An evidence-based journey to financial inclusion in Fiji

Sameer Chand

Reserve Bank of Fiji Governor Barry Whiteside, far right, and his staff meet at RBF.

Over the last few decades, the process of evidence-based policymaking has been prominent in the agenda of international organisations, governments and researchers alike. Employing evidence or research based on data as the basis of policy formulation is certainly desirable; however, it does draw a number of challenges. Evidence-based policymaking is where credible or tested evidence is used in the process of formulating, implementing, evaluation, and monitoring of a particular policy. However, does data alone constitute a good policy?

The rationale optimism about evidence-based policy is that better knowledge and data will result in a better policy which in-turn leads to improved outcomes for the citizens of a country. Policy development is undertaken in a complex and multidimensional environment with various actors’ playing a part of the process. Thus, having good evidence can be critical to overcoming these obstacles to some extent and ensuring that policy reforms are achievable.

A policy stream where evidence-based policy formulation has been extremely successful is in the area of financial inclusion. Financial inclusion has been broadly recognised as a catalyst in reducing poverty levels and attaining inclusive economic growth in developing and emerging countries. The goal is to establish an inclusive financial system that facilitates sustainable economic growth resulting in increased job opportunities, reduced poverty levels, and mainstreaming marginalized sections of the society into the economic and social landscape.

An integral aspect of the financial inclusion journey in Fiji is the development of the National Financial Literacy Strategy (NFLS) that exemplifies the argument of shifting towards evidence-based policymaking. The NFLS is an evidence-based policy made possible by undertaking the formulation in three phases.

Firstly, to ensure it is a collaborative model, a technical committee made up of committed representatives from private and public entities, microfinance institutions, civil society groups, non-governmental organisations (NGOs), development partners and donor groups was formed to oversee the formulation and implementation of the NFLS. Secondly, a national baseline survey of the low-income households was undertaken to assess the level of financial literacy amongst the target group. Lastly, the results were discussed in a National Workshop to get the feedback from the relevant stakeholders before the NFLS was finalised.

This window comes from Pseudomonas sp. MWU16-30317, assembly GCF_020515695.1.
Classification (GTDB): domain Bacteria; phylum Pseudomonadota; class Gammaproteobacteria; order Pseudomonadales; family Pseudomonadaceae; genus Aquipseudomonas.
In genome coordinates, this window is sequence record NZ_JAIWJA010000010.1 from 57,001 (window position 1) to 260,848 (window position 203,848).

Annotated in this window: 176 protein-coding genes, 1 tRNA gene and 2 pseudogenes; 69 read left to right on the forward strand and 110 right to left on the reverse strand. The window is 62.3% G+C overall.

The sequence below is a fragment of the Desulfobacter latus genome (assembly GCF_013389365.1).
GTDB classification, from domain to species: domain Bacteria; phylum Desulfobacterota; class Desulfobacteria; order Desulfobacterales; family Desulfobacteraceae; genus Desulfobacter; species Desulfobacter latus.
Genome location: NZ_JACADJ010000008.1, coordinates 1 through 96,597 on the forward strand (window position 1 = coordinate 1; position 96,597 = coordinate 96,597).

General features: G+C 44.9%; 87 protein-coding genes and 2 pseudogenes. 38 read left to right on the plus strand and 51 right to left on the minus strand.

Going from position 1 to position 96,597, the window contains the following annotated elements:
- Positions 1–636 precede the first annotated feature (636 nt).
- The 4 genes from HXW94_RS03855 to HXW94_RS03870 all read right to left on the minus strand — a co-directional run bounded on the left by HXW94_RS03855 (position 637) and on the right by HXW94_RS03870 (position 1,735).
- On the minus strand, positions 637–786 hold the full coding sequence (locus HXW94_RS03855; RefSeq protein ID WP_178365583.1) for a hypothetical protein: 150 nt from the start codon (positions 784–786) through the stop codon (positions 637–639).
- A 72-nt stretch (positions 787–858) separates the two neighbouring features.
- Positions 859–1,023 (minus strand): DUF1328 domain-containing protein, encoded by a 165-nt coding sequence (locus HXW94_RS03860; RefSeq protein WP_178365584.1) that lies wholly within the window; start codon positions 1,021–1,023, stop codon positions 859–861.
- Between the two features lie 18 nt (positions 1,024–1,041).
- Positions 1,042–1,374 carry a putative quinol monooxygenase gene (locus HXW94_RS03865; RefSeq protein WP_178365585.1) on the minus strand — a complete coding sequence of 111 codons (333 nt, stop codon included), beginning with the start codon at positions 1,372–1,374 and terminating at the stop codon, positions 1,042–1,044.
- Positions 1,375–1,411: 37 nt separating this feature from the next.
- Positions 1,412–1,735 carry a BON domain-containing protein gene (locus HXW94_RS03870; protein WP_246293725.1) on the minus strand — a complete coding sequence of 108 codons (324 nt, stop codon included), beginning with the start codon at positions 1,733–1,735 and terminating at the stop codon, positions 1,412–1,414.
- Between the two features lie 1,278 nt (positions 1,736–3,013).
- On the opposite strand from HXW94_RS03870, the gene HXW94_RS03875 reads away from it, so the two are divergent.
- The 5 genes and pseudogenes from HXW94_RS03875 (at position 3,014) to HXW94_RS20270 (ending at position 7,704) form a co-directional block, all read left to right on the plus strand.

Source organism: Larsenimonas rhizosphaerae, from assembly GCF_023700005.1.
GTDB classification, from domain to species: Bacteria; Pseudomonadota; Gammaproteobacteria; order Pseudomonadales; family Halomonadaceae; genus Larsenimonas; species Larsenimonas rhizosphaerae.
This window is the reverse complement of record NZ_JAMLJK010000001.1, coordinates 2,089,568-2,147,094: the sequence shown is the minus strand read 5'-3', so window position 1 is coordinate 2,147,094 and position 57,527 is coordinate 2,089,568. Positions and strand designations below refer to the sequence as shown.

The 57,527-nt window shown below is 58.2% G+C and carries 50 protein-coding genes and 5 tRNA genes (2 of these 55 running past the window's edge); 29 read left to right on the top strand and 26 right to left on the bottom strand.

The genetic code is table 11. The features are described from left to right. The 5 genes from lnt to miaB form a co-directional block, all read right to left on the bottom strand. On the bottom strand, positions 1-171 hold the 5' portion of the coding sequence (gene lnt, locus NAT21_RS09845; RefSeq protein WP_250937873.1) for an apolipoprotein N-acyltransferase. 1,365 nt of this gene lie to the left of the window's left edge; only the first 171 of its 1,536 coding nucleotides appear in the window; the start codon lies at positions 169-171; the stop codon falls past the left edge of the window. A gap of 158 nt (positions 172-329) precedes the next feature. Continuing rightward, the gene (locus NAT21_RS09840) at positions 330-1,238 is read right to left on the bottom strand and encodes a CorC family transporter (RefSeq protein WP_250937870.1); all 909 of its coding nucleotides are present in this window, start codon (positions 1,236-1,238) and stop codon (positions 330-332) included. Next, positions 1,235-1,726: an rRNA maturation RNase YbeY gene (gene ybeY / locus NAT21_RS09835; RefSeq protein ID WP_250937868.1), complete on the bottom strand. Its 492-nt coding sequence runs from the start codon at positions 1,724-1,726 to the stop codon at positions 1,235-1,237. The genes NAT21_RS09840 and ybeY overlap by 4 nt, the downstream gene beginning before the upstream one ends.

The survey results provided policy implications for the stakeholders to pursue in line with the financial inclusion agenda. This baseline data is incomplete without understanding the underpinnings and rational behind it. Once the results were released, a National Financial Literacy Workshop was convened to discuss and deliberate with the relevant stakeholders.

It must be noted that a robust evidence-base alone does not necessarily translate into good policy. To ensure evidence creates a transformative reform, dedicated and experienced practitioners must be consulted to map the way forward thus, a National Workshop to review and deliberate on the results of the draft NFLS. Key stakeholders from government, financial institutions, microfinance institutions, development partners, NGOs, and civil society groups met to identify key policy areas that the NFLS must include. As a result, key policy areas that were highlighted through the survey results and unanimously endorsed by the stakeholders, which was included in the NFLS.

The process through which the NFLS was formulated models an evidence-based policy framework. A quantitative survey was undertaken to establish the facts and gather demand-side data to better understand the needs of the people and identify areas where they lack financial literacy. In addition, to validate the data, practitioners who are closer to the reality of these households participated in robust discussions to endorse those findings. Since the strategy is a fairly new one, a policy impact analysis of the strategy has not yet been undertaken to assess its effectiveness. However, monitoring and evaluation is an on-going process.

Fiji has benefitted from the peer-learning model that exists amongst the members of the Alliance for Financial Inclusion (AFI) in a range of policy areas and NFLS is a product of this. Similarly, other countries part of the AFI Pacific Islands Regional Initiative (PIRI) took the lead from Fiji and employed this best practice to develop their NFLS as well. With Fiji hosting the 2016 AFI Global Policy Forum (GPF) in September, it will be an excellent platform to showcase a number of successful evidence-based policymaking in practice from the NFLS to the implementation of agent banking guidelines here in the Pacific.

Therefore, policymaking extends beyond data and requires political commitment, a stakeholder consultative approach, skilled and experienced policy analysts, and adequate financial support. You may have the best evidence that indicates that there is a problem, however, if you cannot get the commitment and buy-in of the stakeholders, a good policy may never see the light of the day.

Sameer Chand is a graduate student at the University of Queensland on study leave from the Reserve Bank of Fiji, a member institution of the Alliance for Financial Inclusion.

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